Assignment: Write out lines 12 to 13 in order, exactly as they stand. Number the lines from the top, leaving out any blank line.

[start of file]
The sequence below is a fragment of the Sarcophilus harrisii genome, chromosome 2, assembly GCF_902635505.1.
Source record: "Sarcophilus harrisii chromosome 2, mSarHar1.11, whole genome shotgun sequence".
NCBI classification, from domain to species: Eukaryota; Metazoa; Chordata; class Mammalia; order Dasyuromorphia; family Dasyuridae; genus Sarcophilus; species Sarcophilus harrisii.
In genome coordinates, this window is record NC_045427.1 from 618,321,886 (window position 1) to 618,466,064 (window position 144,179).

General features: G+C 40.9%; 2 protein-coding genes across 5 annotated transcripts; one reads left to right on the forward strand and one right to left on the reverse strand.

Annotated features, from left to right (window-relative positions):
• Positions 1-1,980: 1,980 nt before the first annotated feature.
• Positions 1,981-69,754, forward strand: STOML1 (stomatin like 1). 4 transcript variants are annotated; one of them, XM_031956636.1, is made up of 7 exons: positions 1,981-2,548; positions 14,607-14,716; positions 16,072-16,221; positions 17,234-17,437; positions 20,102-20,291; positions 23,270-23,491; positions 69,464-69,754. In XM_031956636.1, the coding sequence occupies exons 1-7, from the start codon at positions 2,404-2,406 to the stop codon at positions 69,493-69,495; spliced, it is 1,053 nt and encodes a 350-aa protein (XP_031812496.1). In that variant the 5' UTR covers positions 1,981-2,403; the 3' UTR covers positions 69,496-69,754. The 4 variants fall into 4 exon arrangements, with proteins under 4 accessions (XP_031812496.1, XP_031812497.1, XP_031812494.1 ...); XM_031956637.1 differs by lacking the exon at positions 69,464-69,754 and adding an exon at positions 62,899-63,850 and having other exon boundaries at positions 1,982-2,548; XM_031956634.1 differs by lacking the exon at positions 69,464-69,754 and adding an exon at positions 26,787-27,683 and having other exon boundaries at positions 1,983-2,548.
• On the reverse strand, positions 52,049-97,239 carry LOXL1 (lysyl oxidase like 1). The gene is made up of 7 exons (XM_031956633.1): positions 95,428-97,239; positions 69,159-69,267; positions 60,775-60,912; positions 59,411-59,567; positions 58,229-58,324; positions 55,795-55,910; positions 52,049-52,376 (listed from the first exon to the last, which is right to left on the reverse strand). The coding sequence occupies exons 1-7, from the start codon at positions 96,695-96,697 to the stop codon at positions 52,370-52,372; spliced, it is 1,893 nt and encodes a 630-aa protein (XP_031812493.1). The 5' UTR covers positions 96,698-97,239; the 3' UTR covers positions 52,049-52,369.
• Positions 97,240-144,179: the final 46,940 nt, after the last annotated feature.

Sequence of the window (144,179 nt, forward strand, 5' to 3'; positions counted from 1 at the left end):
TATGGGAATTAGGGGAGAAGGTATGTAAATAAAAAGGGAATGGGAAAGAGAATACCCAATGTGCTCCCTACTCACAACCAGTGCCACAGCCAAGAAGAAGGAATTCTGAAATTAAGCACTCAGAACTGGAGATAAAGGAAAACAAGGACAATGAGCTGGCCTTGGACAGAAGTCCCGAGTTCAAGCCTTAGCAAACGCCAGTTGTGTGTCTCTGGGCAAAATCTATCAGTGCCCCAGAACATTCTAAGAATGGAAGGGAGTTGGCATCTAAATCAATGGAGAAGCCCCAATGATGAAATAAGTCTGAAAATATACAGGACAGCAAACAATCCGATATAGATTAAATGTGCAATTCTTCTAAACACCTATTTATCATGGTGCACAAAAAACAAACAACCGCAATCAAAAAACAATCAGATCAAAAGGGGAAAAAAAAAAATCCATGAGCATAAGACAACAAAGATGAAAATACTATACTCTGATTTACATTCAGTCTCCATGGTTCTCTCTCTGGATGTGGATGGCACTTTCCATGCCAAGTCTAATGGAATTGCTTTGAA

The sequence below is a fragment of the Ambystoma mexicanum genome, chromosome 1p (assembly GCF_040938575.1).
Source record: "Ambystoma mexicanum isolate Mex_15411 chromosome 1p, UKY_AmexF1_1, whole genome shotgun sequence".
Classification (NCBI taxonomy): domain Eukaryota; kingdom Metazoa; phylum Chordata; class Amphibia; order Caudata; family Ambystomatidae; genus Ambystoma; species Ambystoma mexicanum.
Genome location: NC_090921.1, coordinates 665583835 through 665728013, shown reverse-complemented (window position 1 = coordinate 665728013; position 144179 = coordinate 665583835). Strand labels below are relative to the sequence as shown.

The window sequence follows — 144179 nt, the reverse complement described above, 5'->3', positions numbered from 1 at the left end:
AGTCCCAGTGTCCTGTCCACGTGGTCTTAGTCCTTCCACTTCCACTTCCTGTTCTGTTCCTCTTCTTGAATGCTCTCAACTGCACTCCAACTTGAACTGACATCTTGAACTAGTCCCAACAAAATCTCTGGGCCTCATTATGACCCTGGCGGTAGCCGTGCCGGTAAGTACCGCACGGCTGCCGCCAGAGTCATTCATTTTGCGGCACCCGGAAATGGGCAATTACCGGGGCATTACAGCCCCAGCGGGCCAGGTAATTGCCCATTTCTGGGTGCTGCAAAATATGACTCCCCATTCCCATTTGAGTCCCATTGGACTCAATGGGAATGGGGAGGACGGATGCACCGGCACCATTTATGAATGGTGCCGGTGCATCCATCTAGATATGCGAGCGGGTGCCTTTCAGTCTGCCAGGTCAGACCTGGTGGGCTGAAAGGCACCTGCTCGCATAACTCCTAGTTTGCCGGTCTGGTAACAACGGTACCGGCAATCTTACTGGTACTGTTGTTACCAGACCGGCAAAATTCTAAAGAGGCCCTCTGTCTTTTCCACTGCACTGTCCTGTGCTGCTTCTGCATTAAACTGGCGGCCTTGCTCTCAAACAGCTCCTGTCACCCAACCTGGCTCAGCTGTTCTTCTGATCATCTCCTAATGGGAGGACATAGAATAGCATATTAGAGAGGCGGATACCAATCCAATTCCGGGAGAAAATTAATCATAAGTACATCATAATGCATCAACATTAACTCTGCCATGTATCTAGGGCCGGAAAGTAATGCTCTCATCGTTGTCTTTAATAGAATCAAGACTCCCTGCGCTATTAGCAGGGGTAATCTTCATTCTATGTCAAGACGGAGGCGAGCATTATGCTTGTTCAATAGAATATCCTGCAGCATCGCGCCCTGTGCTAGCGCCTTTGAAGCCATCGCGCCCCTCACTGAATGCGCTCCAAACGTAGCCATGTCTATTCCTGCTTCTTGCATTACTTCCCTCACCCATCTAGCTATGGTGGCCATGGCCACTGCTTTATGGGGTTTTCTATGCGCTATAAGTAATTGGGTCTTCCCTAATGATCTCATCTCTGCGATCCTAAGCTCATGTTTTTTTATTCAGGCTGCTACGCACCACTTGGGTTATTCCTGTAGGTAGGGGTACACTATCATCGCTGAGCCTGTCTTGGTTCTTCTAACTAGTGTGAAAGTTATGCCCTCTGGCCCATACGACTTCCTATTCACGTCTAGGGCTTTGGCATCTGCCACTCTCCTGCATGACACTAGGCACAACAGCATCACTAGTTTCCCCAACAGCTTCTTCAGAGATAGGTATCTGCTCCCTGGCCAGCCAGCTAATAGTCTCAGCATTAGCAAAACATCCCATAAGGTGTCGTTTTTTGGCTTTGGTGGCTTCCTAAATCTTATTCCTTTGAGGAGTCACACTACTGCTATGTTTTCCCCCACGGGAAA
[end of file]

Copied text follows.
TATGGGAATTAGGGGAGAAGGTATGTAAATAAAAAGGGAATGGGAAAGAGAATACCCAATGTGCTCCCTACTCACAACCAGTGCCACAGCCAAGAAGAAGGAATTCTGAAATTAAGCACTCAGAACTGGAGATAAAGGAAAACAAGGACAATGAGCTGGCCTTGGACAGAAGTCCCGAGTTCAAGCCTTAGCAAACGCCAGTTGTGTGTCTCTGGGCAAAATCTATCAGTGCCCCAGAACATTCTAAGAATGGAAGGGAGTTGGCATCTAAATCAATGGAGAAGCCCCAATGATGAAATAAGTCTGAAAATATACAGGACAGCAAACAATCCGATATAGATTAAATGTGCAATTCTTCTAAACACCTATTTATCATGGTGCACAAAAAACAAACAACCGCAATCAAAAAACAATCAGATCAAAAGGGGAAAAAAAAAAATCCATGAGCATAAGACAACAAAGATGAAAATACTATACTCTGATTTACATTCAGTCTCCATGGTTCTCTCTCTGGATGTGGATGGCACTTTCCATGCCAAGTCTAATGGAATTGCTTTGAA

The sequence below is a fragment of the Ambystoma mexicanum genome, chromosome 1p (assembly GCF_040938575.1).